Today’s IT and OT teams need to collaboratively answer these questions:

  • How can we efficiently manage and maintain our IT and OT infrastructure across a diverse, heterogeneous device landscape?
  • How can we standardize operations, protocols, and processes across the two worlds?
  • How can we have visibility on stakeholders and maintain the right access rights and permissions for employees, operators, vendors, contractors, and suppliers from various locations, who need to access relevant parts of our infrastructure, e.g., to help set up or fix machines and avoid costly downtime?
  • How can we enable proactive decision-making and minimize downtime?

The answer to these challenges lies in a unified interface for IT/OT convergence that gives IT and OT admins an overview of and the ability to remotely access all their widespread assets including essential information on the asset status (e.g., online/offline, diagnostics, error/failure states etc.).

With a converged IT/OT interface, manufacturers are empowered to:

  • Manage IT and OT assets from a single platform, with standardized processes, logic, and policies
  • Avoid costly downtimes with proactive maintenance in the form of silent, central system update rollouts that upgrades all relevant endpoints in one swift go
  • Remotely manage and do first-level troubleshooting on an ever-growing number of spread-out assets to dramatically reduce time-to-resolution
  • Optimize processes and improve material and resource management e.g., bulky spare-parts can be ordered, and in-person service intervention can be scheduled according to the delivery of that part
it-ot-systems-2

The Challenge of Security

Within the last five years, the manufacturing industry has become one of the top targets for security rogues. Predominant characteristics like their dependency on minimized downtime and high penalties for delivery failure make them a big target for security perpetrators. Consequently, OT networks are becoming bigger targets for cyber-attacks as more vulnerabilities surface across different devices and network setup.  According to IBM, there has been a 3000% surge in IoT malware alone, between Q3 2019 and Q4 2020.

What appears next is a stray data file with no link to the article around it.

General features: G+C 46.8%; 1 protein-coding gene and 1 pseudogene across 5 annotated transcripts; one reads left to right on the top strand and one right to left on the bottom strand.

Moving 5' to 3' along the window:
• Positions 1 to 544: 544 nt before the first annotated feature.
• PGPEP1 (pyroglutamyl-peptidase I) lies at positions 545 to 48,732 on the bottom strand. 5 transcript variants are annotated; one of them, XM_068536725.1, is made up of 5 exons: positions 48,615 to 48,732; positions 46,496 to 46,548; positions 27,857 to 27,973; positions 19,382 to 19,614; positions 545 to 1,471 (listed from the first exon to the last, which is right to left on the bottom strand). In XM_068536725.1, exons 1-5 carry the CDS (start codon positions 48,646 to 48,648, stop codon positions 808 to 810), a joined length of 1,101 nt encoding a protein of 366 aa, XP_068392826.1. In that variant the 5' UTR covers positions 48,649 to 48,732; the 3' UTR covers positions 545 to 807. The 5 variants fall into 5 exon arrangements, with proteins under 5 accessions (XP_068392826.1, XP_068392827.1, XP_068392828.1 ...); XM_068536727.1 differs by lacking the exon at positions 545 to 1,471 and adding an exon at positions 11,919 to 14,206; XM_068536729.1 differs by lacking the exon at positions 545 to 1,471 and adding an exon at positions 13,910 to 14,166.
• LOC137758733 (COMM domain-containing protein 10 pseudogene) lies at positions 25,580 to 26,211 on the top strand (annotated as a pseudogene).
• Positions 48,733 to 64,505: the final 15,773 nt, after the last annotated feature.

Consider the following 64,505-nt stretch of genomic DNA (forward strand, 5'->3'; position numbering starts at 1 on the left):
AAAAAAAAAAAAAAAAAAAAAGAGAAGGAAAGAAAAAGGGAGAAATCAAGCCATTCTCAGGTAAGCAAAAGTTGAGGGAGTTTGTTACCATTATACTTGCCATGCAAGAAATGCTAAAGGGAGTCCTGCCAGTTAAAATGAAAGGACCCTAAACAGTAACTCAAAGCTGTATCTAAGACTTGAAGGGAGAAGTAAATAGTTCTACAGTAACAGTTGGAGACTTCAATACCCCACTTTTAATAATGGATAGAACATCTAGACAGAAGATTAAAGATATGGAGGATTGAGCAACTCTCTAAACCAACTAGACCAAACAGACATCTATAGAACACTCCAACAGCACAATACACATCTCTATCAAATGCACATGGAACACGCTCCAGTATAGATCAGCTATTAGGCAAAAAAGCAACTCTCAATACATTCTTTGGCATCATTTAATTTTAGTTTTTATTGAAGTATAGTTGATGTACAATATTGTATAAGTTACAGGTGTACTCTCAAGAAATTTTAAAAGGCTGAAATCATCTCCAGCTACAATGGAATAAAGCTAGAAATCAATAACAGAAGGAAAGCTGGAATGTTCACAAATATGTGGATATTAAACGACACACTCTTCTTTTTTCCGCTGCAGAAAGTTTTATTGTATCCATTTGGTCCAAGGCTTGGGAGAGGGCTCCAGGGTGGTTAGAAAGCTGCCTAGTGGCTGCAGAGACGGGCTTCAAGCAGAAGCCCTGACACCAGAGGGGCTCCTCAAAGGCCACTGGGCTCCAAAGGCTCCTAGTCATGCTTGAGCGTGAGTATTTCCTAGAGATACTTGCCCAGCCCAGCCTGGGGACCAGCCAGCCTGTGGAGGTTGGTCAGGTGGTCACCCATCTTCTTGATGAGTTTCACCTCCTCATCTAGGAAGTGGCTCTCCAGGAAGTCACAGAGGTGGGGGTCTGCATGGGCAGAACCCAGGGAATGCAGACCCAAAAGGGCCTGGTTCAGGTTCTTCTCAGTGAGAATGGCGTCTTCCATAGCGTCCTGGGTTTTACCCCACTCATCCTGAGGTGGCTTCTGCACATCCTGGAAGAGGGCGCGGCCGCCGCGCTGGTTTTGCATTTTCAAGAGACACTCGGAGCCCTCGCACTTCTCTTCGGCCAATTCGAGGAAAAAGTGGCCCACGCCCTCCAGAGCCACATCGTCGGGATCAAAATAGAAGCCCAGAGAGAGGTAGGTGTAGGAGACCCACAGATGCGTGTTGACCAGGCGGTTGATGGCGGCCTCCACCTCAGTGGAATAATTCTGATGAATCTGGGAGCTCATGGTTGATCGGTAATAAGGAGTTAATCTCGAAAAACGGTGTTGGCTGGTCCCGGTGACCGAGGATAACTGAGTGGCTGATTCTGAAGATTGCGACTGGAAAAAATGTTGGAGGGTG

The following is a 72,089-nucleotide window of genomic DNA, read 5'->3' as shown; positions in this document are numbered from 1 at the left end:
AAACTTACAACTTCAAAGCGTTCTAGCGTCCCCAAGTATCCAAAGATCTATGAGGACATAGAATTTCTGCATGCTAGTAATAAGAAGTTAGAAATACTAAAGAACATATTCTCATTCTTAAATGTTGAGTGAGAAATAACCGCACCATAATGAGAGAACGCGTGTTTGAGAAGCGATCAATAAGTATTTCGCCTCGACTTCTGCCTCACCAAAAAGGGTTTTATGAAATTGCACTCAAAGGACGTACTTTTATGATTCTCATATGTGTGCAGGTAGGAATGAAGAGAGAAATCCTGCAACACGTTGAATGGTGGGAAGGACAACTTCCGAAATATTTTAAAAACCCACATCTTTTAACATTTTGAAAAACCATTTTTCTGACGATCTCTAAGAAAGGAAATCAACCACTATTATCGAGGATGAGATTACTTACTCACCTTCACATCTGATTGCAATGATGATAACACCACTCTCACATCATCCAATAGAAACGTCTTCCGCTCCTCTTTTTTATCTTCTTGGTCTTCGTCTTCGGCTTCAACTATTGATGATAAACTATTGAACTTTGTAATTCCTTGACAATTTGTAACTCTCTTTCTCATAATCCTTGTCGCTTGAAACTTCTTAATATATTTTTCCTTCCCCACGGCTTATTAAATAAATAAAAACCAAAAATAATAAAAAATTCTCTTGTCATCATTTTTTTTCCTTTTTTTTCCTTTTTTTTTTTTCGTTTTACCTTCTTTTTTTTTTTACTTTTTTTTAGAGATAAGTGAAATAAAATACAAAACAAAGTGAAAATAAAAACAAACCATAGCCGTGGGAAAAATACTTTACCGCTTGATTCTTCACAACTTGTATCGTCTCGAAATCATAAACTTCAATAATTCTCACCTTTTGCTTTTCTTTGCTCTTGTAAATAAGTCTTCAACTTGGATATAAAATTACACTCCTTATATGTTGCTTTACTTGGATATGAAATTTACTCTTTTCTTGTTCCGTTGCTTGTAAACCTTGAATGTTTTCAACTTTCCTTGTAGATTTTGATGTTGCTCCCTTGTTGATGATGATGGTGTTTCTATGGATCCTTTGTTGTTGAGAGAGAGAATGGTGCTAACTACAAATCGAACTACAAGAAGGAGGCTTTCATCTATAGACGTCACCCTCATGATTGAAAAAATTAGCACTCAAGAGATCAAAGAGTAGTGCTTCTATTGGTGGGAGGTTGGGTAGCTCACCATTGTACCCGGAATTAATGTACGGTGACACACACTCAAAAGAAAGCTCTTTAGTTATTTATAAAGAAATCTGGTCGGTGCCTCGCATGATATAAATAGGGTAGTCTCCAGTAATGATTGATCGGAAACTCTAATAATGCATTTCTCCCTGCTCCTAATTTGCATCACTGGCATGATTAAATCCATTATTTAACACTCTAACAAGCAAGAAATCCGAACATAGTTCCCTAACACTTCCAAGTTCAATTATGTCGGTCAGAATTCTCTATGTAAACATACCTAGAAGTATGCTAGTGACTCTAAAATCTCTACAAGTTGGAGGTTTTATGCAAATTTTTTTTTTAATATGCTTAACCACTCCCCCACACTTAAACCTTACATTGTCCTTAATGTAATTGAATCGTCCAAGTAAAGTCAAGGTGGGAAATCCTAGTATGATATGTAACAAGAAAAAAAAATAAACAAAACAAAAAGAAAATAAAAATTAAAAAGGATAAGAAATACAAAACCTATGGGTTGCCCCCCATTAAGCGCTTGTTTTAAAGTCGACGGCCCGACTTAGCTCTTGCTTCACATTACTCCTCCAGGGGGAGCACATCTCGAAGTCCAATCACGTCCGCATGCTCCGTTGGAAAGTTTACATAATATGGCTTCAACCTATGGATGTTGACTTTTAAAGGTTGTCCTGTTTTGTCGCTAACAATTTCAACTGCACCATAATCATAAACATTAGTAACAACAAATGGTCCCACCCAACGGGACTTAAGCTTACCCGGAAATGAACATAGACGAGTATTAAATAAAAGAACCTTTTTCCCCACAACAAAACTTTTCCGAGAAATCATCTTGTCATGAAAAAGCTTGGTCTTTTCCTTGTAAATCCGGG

Merging IT and OT creates more exposure of the critical OT assets across the network. This entails unbridled access to these assets from users and technicians over the enterprise network. Therefore, the network deployment needs to be more robust and secure to ensure that any benign or malignant access to these assets does not jeopardize the overall network performance and security.

Today’s IT/OT and security teams must ensure that factory devices always have the latest software or firmware upgrades and updates, so they remain secure. Security and data protection measures, along with strict auditing and documentation policies, need to be implemented at all stages and across all solutions.

Furthermore, if a possibility for central, silent update rollouts is present, administrators will have an easier time rolling out security patches, making endpoints harder to attack.

With a robust security setup that integrates both IT and OT assets, manufacturers stand to gain:

  • Better protection of assets and minimized downtimes
  • Secured attended access to critical assets to maintain proactively and continue productivity
  • Full visibility of all key stakeholders in the network along with granular control on their access rights and permissions – preventing any security threat
  • More consistent and less costly rollouts of software updates to all relevant devices, proactively making the devices harder to attack
  • A better overview of weaknesses in the infrastructure and the possibility to patch these faster

 

Paving the Way for Future Business Agility and Resilience

Today’s manufacturing companies need the ability to access and support an ever-growing number of assets. But rapidly expanding IT and OT asset inventories across a global footprint and unprecedented restrictions have made it more difficult, slow, and costly to physically access deployed field assets.

Consequently, the convergence of the traditionally separate IT and OT worlds ensures that manufacturing companies become more agile and resilient by opening up to more cost-effective, reliable, and secure ways to remotely access, operate, manage, and support deployed field assets while minimizing on-site visits.